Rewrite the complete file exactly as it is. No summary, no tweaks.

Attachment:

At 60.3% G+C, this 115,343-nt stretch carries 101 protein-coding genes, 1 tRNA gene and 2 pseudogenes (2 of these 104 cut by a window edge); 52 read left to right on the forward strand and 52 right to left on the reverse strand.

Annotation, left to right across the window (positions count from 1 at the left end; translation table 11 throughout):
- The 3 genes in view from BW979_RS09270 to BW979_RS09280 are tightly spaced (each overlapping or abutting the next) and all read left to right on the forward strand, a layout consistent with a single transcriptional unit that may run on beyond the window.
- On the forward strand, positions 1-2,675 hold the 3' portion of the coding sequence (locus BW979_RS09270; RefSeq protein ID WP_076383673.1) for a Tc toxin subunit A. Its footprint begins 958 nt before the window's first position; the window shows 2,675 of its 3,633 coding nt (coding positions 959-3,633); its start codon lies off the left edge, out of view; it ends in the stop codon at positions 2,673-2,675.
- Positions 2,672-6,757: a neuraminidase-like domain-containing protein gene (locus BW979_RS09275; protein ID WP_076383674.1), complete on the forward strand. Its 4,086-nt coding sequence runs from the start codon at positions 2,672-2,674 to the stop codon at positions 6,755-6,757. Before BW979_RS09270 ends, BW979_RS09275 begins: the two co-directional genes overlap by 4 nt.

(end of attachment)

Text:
At 60.3% G+C, this 115,343-nt stretch carries 101 protein-coding genes, 1 tRNA gene and 2 pseudogenes (2 of these 104 cut by a window edge); 52 read left to right on the forward strand and 52 right to left on the reverse strand.

Annotation, left to right across the window (positions count from 1 at the left end; translation table 11 throughout):
- The 3 genes in view from BW979_RS09270 to BW979_RS09280 are tightly spaced (each overlapping or abutting the next) and all read left to right on the forward strand, a layout consistent with a single transcriptional unit that may run on beyond the window.
- On the forward strand, positions 1-2,675 hold the 3' portion of the coding sequence (locus BW979_RS09270; RefSeq protein ID WP_076383673.1) for a Tc toxin subunit A. Its footprint begins 958 nt before the window's first position; the window shows 2,675 of its 3,633 coding nt (coding positions 959-3,633); its start codon lies off the left edge, out of view; it ends in the stop codon at positions 2,673-2,675.
- Positions 2,672-6,757: a neuraminidase-like domain-containing protein gene (locus BW979_RS09275; protein ID WP_076383674.1), complete on the forward strand. Its 4,086-nt coding sequence runs from the start codon at positions 2,672-2,674 to the stop codon at positions 6,755-6,757. Before BW979_RS09270 ends, BW979_RS09275 begins: the two co-directional genes overlap by 4 nt.